New oil terminal in hot start as fuel tankers dock

Business
Oil tanker ship before docking at the Mombasa Port. [File, Standard]

It is all systems that go at the new Sh40 billion Kipevu Oil Terminal (KOT) II commissioned over a fortnight ago by President Uhuru Kenyatta as oil tankers have docked to discharge petroleum products at the Port of Mombasa.

Kenya Ports Authority (KPA) reports that Elka Appolon has been discharging at the old KOT laden with 79,773 tonnes of gas oil.

At the new KOT, Athina has discharged 3985.7 tonnes of gas oil, Elka Athina 89,290 tonnes of gasoline and Margarita a combined 45,570 tonnes and 18,189 tonnes of gas oil and gasoline, respectively. The port is also now offering pilotage services at KOT round the clock.

KPA Acting Managing Director John Mwangemi said the operationalisation of the new oil terminal will see marine operations including pilotage services offered on a 24-hour basis. “This shall improve molecule fluidity in the mid-stream supply chain and ensure price stability of petroleum products in Kenya and the region,” he said.

KPA Harbour Master and General Manager (Marine Operations) Godfrey Namadoa said completion of KOT II will see Mombasa port double its capacity in handling oil and petroleum products. “We have prepared well for this new task and are ready to deliver,” he said.

Construction of the terminal by China Communications Construction Company commenced in February 2019.

KPA General Manager for Corporate Services Edward Kamau said the new facility is an offshore island terminal with four berths whose total length is 770 metres. Three berths are ready for use.

“The offshore facility shall be able to discharge and backload three larger petroleum tankers simultaneously to facilitate the importation and exporting of six different hydrocarbon products,” he said. terminal can concurrently handle vessels of up to 170,000 deadweight tonnes. Some of the key products being offloaded are diesel, petrol, heavy fuel oil, kerosene, aviation fuel and liquefied petroleum gas.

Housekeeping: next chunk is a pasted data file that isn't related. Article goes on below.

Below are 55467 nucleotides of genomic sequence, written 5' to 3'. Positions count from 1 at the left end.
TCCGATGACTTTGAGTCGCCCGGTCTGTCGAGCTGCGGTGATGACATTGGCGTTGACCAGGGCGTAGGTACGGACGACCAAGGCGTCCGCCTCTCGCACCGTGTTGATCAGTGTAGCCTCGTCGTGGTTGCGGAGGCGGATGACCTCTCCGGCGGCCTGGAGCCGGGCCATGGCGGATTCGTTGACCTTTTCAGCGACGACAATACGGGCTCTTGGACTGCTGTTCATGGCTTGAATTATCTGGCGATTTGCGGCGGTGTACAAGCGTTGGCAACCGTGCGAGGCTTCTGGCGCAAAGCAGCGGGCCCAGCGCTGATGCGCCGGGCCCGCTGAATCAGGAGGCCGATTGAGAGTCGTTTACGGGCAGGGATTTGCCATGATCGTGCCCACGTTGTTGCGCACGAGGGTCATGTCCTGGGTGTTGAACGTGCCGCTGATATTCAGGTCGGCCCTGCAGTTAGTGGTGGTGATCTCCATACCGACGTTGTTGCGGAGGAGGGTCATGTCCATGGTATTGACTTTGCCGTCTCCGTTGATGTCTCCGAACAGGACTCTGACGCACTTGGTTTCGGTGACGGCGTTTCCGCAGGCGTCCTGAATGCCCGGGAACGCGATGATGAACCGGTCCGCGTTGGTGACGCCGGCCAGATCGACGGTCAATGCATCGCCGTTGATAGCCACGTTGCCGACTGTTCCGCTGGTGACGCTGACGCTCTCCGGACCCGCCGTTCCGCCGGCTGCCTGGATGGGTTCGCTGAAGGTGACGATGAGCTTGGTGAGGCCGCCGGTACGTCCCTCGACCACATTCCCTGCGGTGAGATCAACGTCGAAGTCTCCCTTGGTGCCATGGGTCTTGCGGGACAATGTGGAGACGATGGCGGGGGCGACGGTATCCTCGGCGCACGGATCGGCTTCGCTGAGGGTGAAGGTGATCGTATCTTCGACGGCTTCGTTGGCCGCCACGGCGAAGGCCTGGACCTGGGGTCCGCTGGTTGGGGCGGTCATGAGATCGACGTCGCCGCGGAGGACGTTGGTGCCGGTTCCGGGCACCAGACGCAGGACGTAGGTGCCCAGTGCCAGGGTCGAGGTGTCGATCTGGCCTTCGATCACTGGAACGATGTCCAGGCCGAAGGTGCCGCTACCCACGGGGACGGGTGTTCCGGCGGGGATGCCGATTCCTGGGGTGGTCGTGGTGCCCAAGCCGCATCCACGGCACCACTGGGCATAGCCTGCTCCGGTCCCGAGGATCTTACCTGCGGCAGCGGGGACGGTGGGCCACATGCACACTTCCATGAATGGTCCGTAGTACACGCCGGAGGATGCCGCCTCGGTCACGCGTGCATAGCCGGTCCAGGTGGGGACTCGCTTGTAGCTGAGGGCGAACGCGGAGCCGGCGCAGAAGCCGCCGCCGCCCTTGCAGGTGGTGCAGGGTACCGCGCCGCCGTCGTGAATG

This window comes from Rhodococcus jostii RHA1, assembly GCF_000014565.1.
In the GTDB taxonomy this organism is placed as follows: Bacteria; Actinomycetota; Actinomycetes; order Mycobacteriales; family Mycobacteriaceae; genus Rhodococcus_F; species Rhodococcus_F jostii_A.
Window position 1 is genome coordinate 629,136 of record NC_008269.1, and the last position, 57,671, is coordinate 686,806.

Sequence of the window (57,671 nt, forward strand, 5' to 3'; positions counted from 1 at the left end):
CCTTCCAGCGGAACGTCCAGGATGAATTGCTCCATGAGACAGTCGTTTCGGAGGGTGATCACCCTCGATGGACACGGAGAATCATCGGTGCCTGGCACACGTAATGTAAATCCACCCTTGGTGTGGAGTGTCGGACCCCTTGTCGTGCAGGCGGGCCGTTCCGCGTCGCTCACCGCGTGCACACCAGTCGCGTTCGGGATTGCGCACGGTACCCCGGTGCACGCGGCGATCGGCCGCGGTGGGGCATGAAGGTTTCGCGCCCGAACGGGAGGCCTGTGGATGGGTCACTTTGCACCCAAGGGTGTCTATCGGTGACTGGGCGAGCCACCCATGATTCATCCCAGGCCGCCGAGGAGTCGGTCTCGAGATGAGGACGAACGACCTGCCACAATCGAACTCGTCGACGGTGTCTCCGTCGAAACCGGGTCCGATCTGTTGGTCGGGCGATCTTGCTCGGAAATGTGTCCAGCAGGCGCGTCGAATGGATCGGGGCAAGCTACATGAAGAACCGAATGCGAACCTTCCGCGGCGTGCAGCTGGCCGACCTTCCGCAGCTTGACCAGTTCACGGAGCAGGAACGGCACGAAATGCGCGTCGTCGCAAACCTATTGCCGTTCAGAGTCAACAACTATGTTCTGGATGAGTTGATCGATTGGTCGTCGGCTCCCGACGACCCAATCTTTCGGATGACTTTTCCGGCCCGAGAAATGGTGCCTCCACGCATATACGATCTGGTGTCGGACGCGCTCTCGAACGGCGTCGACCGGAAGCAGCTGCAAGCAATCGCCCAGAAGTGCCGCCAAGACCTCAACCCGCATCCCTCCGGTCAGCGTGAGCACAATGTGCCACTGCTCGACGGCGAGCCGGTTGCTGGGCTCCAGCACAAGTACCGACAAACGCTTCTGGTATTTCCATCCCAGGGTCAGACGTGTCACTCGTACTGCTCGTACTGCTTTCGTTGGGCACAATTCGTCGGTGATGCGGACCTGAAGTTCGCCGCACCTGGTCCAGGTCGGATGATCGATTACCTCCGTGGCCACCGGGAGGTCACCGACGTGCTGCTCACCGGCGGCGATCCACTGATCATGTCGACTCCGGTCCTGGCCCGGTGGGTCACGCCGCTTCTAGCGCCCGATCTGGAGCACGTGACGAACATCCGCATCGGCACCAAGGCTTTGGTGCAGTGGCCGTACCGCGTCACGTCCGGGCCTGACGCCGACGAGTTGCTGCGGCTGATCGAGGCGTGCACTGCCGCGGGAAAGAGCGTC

Mr Kamau said the oil industry is a key driver and main artery to the business and economic growth of Kenya and the region. “Operationalisation of the new KOT shall streamline marine oil terminal operations to enhance safety and operational excellence,” he said.

“This will also enhance the provision of quality services and provide an avenue to optimise resources to reduce petroleum tanker vessel delays, improve turnaround time and eliminate demurrage.” He said the new terminal will bring on board significant change for the oil industry.

Meanwhile, Mombasa port has registered steady growth in volumes of steel and iron products, bolstered by a boom in the construction and real estate sectors.

For the past five years, iron and steel imports have recorded a steady rise, registering an annual growth of 10.9 per cent from 1.63 million tonnes handled in 2017 to 2.47 tonnes in 2021.